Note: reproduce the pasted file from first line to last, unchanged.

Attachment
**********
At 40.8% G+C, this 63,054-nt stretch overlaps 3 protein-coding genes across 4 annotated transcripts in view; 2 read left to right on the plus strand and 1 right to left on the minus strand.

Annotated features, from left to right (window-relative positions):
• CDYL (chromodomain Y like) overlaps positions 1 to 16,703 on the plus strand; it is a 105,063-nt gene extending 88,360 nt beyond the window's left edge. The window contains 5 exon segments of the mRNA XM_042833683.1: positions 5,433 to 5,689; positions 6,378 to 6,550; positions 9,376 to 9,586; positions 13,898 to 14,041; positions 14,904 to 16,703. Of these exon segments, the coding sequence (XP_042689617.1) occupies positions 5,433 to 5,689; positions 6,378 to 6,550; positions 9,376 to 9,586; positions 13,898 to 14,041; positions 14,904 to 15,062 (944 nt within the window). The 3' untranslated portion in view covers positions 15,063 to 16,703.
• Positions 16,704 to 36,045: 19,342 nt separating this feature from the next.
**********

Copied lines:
At 40.8% G+C, this 63,054-nt stretch overlaps 3 protein-coding genes across 4 annotated transcripts in view; 2 read left to right on the plus strand and 1 right to left on the minus strand.

Annotated features, from left to right (window-relative positions):
• CDYL (chromodomain Y like) overlaps positions 1 to 16,703 on the plus strand; it is a 105,063-nt gene extending 88,360 nt beyond the window's left edge. The window contains 5 exon segments of the mRNA XM_042833683.1: positions 5,433 to 5,689; positions 6,378 to 6,550; positions 9,376 to 9,586; positions 13,898 to 14,041; positions 14,904 to 16,703. Of these exon segments, the coding sequence (XP_042689617.1) occupies positions 5,433 to 5,689; positions 6,378 to 6,550; positions 9,376 to 9,586; positions 13,898 to 14,041; positions 14,904 to 15,062 (944 nt within the window). The 3' untranslated portion in view covers positions 15,063 to 16,703.
• Positions 16,704 to 36,045: 19,342 nt separating this feature from the next.